I’m not entirely sure what sort of cosmic coincidence occurred that has me reviewing not one, but TWO killer, Italian bands, BOTH from Sardinia Italy, within a month of each other. First, it was the garage-fuzz of Loose Sutures, now we have heavy, stoner/psychedelic duo, Bentrees. Let me say right off the bat, I’m a huge fan of duos in rock music when done well. Big Business and Black Cobra have been two of my favorite bands of the last 20 years. Sheffield bashers Wet Nuns lone record was in heavy rotation for many months and regularly shows up on my playlists. I’m also a shameless fanboy of alt-rock duo Local H. To be able to pull off a rock ‘band’ with two people, effectively, always earns my respect.
So, does Bentrees make it work as a duo? Absolutely. Two Of Swords is an outstanding record. As I’m not familiar with the band’s debut record Psychollage, and only hearing Two Of Swords lead single Brain War right here on The Sleeping Shaman, I came into this review with fresh ears, and no expectations. I queued up Two Of Swords on repeat and dived in headfirst. Two Of Swords is an airy, spacey, and at times hypnotic record, that’s fluid and displays a keen sense of flow & dynamics throughout. Tracks are long, but the way they ebb and flow, they never overstay their welcome.
Opener Sunrise And Sunset takes its time getting rolling, but that’s fine as vocalist/guitarist Riccardo Podda’s main riff is most welcome, as is drummer Mauro Cocco‘s cymbal crashes and laid-back approach. Instantly, this reminds me of early Dozer, another of my all-time favorites, with Podda’s vocals, in particular, reminding me of Dozer’s legendary guitarist/vocalist Fredrik Nordin. It also has elements of Jalamanta-era Brant Bjork tonally, but it’s most certainly a riff-heavy, fuzzed-the-fuck-out, good-time bash-fest of a song.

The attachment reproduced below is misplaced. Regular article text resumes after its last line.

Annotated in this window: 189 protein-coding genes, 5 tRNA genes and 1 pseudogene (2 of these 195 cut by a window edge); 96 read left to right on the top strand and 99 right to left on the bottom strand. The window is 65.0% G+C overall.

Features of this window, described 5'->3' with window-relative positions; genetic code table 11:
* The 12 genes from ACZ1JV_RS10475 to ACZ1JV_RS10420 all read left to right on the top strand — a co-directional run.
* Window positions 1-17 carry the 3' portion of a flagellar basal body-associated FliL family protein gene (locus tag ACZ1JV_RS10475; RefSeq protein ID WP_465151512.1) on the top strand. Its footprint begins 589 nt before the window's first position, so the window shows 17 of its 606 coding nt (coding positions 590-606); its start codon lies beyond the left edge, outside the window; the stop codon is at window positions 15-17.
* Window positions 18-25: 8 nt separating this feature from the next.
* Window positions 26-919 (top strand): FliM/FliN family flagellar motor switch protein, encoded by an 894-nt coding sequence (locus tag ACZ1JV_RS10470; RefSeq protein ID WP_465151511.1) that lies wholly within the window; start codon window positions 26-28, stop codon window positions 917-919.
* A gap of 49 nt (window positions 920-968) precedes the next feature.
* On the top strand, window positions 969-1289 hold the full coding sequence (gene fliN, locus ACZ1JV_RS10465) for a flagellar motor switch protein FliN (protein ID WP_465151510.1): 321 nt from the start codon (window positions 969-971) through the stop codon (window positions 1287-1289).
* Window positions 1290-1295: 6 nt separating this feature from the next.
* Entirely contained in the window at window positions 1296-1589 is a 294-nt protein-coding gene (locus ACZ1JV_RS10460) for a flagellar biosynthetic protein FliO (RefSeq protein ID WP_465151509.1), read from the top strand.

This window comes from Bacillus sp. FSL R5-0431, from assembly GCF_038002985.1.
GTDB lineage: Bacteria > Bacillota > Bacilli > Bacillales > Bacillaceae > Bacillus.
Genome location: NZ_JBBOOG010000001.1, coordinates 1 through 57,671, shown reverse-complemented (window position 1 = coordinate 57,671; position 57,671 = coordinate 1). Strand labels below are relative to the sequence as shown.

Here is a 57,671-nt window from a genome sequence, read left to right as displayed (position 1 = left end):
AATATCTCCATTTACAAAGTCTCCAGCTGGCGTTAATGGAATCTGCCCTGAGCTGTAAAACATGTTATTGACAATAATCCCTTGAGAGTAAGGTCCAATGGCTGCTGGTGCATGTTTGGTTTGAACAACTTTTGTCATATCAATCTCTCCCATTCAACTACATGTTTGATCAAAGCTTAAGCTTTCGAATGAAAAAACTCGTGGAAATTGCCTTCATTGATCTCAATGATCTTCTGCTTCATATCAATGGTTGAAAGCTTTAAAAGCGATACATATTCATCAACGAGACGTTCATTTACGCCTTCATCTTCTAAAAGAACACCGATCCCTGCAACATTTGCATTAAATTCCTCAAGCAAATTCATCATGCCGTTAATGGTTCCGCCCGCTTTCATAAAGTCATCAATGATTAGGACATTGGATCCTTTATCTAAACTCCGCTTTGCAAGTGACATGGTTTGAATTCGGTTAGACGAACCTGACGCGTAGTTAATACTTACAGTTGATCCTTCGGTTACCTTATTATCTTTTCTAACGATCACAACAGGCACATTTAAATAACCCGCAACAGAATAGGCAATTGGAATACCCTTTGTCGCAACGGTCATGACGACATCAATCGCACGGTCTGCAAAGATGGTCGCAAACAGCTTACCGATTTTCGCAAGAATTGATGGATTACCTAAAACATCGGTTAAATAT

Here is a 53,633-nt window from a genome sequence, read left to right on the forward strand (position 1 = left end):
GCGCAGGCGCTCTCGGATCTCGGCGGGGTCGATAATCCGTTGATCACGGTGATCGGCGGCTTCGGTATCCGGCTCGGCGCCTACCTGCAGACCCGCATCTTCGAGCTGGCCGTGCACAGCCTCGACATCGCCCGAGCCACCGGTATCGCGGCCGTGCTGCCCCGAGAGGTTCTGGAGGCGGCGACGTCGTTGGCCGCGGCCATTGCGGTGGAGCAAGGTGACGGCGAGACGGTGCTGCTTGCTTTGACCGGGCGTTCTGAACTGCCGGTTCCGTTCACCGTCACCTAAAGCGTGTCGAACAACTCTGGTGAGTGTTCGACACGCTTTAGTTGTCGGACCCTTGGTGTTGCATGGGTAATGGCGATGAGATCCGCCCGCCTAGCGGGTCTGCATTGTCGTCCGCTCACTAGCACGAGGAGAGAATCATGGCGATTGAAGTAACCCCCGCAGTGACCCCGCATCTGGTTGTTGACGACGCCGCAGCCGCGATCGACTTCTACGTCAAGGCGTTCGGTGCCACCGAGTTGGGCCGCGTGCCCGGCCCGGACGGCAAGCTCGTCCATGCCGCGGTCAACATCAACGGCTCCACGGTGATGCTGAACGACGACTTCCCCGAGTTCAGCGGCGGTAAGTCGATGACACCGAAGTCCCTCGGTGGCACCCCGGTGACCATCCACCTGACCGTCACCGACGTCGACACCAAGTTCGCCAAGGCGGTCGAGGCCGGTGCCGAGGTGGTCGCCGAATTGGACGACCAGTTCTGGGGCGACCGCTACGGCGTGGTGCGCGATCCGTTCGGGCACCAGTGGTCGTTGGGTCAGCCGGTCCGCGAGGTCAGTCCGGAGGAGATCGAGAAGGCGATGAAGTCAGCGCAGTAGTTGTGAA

Yellow follows a similar, if slightly less-aggressive vibe, but features a super-catchy, fuzzy single-note riff that weaves through the body of the song. However, Podda displays all sorts of riffs and a real sense of dynamics throughout the track. Cocco’s rhythm work is notable as well. He too seems to have a real sense of space and dynamics with his beats, cymbal crashes, and other percussive sounds. Yellow is a slow burn, but the build-up and payoff at the end again display the duo’s excellent sense of dynamics.
Two Of Swords is an airy, spacey, and at times hypnotic record, that’s fluid and displays a keen sense of flow & dynamics throughout…
Hermit continues Bentrees aforementioned sense of space and dynamics. The duo really excels at this, Podda’s guitar work, his riffs, and his sparse, effects-laden single-note plucking, is once again noteworthy, as is Cocco‘s sense of when to hit hard, and when to lay back. One of the centerpieces of the record for sure.
The aforementioned Brain War is probably the most straightforward rocker on the album, and where, to my ears, the early-Dozer comparisons are valid, in particular, Podda’s vocals sounding uncannily similar to Nordin’s earlier output with Dozer. Tonally, Podda sounds fantastic as well. Fuzzy, but never really overly crunchy, his tone fits the music perfectly.
Flowing Waters is the other centerpiece and my favorite track on Two Of Swords. Podda’s guitar work is once again stellar, as this spacey, introspective track reveals layers of sound, all the while Cocco lays behind the beat with his cymbal crashes complimenting Podda deftly. At over eleven minutes Flowing Waters is massive, epic, and amazing. Two Of Swordstouches on duality, in nature and in the universe, and Flowing Waters represents this idea expertly.
Dust ‘n’ Gold takes its time bringing Two Of Swords to a close, which was OK with me, as I was down for one more spacey ride with the duo as everything that has made this album such a cool listen is on vivid display one last time. Bentrees and their second album Two Of Swords was an all-around pleasant surprise for me. This album is great start-to-finish. Bentrees are more than capable of pulling off their music as a duo, and proving once again that Italy is fertile ground for heavy, psychedelic rock.
Scribed by: Martin Williams